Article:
Stinging Nettle Pesto Recipe
This pesto is a practice in making use of what is happily growing around us! Nettle is usually abundant and at its best during early spring, though we happen to have a patch that is still growing in to the Winter months. The trick to de-stinging this nutrient-dense, iron rich green is blanching it, boiling for a minute or so, and then immersing in ice water to halt the cooking process and preserve the beautiful green colour. The boiling water can then be used as tea or put in soup!
If you can’t find nettles, or are allergic, you can also make this pesto with Kawa Kawa leaves, Chickweed, Wild Garlic/Onion Grass, Miners Lettuce, or any combination of these. Since pinenuts are an imported product and generally quite pricey, we’ve opted for nutty, smooth sunflower seeds. Walnuts would be seasonally appropriate, and other options include almonds, pumpkin seeds or hemp seeds. Any hard cheese will work, or you can leave it out for a Vegan version. More or less olive oil can be used depending on what you are after, less for a spread and more for a sauce. Have a play with it and find your favourite version depending on the season and the meal!
- About 4 packed cups fresh Nettle leaves and tender stems
- 5 cloves of garlic (we like garlic! Less if you don’t…) roughly chopped
- 1 shallot, or half a small onion, roughly chopped
- 1/3 cup Sunflower Seeds, toasted
- ¼ cup Parmesan cheese, Grated
- Juice of 1 Lemon (more if the pesto is too bitter for you)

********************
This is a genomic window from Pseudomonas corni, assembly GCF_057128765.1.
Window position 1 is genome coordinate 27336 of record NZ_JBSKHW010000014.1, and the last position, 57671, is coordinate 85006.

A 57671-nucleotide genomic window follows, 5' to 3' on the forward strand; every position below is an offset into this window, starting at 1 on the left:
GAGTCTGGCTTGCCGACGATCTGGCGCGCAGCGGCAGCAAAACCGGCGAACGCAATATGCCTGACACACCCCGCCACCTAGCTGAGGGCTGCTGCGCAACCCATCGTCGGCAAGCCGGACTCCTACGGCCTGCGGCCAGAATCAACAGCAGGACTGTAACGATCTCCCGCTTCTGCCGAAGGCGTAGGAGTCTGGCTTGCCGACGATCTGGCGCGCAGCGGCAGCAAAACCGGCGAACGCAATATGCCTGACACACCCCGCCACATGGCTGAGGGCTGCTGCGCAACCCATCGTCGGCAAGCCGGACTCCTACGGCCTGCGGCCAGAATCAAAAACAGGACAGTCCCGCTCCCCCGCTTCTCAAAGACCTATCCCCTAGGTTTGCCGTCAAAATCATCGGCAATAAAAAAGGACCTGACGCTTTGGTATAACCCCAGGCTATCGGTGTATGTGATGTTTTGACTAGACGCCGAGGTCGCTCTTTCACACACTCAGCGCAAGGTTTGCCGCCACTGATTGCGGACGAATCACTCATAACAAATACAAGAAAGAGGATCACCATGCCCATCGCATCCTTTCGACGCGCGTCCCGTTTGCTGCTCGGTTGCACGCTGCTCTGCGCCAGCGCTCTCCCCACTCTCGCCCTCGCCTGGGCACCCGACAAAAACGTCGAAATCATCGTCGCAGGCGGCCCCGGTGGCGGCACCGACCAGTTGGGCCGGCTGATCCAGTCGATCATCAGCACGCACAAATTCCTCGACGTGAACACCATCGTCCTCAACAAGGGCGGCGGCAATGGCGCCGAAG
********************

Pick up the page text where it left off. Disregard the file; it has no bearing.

- Handful of parsley , roughly chopped
- About 1 cup Olive Oil
- Salt and pepper, chilli flakes if desired
- Put a pot of water on and when it’s boiling dump the fresh nettles in for a minute or so.
- Strain the nettles out and place in ice water. Let rest for a few minutes, then squeeze well to get as much water out as possible. Roughly chop the nettles and stems.
- Toast Sunflower seeds on medium-high heat, stirring/tossing frequently to keep from burning.
- To your food processor/blender/large mortar & pestle, add garlic, shallot, sunflower seeds, parmesan, lemon juice and cheese if you’re using it. Pulse first, then blend at medium or high speed
- Add in chopped nettle and parsley little by little while blending constantly. Alternate with olive oil, streaming oil in slowly, not all at once. Blend until reaching desired consistency.
- Season with salt, pepper. Add chilli flakes if desired. Add more lemon juice if the pesto is too bitter.
- Allow to rest in fridge overnight if you like, allowing flavours to combine and mellow. Enjoy!